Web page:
“While 73 percent of all tissue samples from these dogs were positive for Bartonella DNA, none of the blood samples were, which indicates that whole blood samples do not reflect this pathogen,” Dr. Breitschwerdt says. “The presence of Bartonella DNA in 57 percent of cardiac HSA tumors and in 93 percent of non-tumor cardiac tissue is an important finding.”
Knowing that Bartonella species, B. hensalae specifically, is well-established as a promoter of tumor-cell proliferation and chronic inflammation, the team speculated that B. hensalae is a likely cofactor in the development of HSA in dogs. “Because dogs with HSA have increased amounts of plasma vascular endothelial growth factor (VEGF) compared to healthy dogs and because VEGF is present in tumors, this implicates B. hensalae as a possible cause of HSA,” Dr. Breitschwerdt explains.
“In laboratory cultures, we have seen how B. hensalae induces angiogenesis, the formation of new blood vessels from existing blood vessels, and proliferation of endothelial cells by stimulating the production of VEGF.”
Challenges Diagnosing Bartonellosis
More than 44 Bartonella species and subspecies are recognized today, about half of which are associated with disease symptoms. Although the Bartonella pathogen has existed and evolved for millions of years, only two species, Bartonella bacilliformis and Bartonella quintana, were identified worldwide before 1990. The bacterium is carried primarily by vectors such as fleas, ticks, sand flies, and lice, though spiders, bed bugs and deer keds (deer flies) can carry Bartonella as well.
Numerous species of Bartonella are reported in dog infections, yet the most common ones found in North America are B. hensalae, B. vinsonii subsp. berkhoffii and B. koehlerae — all of which have been detected in dogs diagnosed with endocarditis. Notably, B. hensalae is the pathogen that is transmitted to cats via fleas that can cause cat scratch disease in humans when an infected cat licks, bites or scratches open skin.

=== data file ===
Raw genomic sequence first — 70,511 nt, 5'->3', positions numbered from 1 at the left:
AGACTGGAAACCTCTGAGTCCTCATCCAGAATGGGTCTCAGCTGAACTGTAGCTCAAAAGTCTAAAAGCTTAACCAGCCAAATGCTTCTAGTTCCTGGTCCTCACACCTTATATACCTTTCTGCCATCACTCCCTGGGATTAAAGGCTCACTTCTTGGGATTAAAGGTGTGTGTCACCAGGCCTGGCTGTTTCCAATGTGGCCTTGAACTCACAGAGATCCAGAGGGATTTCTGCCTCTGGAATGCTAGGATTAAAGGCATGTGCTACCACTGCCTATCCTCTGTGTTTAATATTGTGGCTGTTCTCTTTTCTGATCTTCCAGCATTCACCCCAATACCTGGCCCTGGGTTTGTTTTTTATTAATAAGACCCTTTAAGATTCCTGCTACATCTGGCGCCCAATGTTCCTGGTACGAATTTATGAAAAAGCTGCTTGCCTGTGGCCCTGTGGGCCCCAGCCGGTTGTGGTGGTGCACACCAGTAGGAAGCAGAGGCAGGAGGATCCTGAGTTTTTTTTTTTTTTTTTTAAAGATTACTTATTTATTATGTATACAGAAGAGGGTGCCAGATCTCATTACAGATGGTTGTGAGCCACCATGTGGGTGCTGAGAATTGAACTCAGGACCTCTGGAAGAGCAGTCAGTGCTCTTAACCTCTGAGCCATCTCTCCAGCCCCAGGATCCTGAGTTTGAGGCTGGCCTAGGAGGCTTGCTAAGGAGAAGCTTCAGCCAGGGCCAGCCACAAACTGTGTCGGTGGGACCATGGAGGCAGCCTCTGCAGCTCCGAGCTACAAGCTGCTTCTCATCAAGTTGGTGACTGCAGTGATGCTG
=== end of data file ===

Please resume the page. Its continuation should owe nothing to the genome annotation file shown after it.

A challenge in treating dogs with bartonellosis is diagnosing the illness. “There is no diagnostic gold standard for Bartonella infection in dogs,” says Dr. Breitschwerdt. “Diagnosis relies on a combination of culture, blood and molecular tests with poor, variable or undetermined sensitivity. Epidemiological studies are based on indirect fluorescent antibody and blood PCR assays, but the lack of sensitivity of these tests should be considered by researchers trying to define Bartonella disease, transmission and zoonotic risks.”
In a retrospective study of 90 dogs diagnosed with HSA published in June 2021 in Pathogens, the research team at North Carolina State University evaluated six assays and found Bartonella DNA or antibodies in 70 dogs, about 78 percent. “In our head-to-head comparisons of serology and molecular test results, we found that Bartonella species DNA could be detected from PCR-amplified fresh frozen tissues from a majority of dogs with HSA,” Dr. Breitschwerdt says.
“These methods warrant future studies to compare the ability to screen dogs with HSA for Bartonella infection. This is of critical importance to assess the potential role of Bartonella as a cause or cofactor in HSA.”
Given the predisposition of dogs to HSA and the cancer’s toll in dogs, urgency is warranted for research to learn more about Bartonella and the chronic inflammation and tissue damage it causes. “Because these are emerging pathogens in dogs, the spectrum of diseases associated with Bartonella infection has not been fully elucidated,” says Dr. Breitschwerdt.
Reflecting on the Cohen Foundation study, Dr. Maggi of North Carolina State University says, “We are very positive that at the end of this work, we will have the first battery of treatment options to battle Bartonella infection not just in animals but also in people. Already we have identified several small molecular candidates showing promising anti-Bartonella activity.”
The future may provide quicker diagnoses and more effective treatments for bartonellosis in people and dogs. Ultimately, better understanding of bartonellosis may help to lessen the risk of hemangiosarcoma in dogs.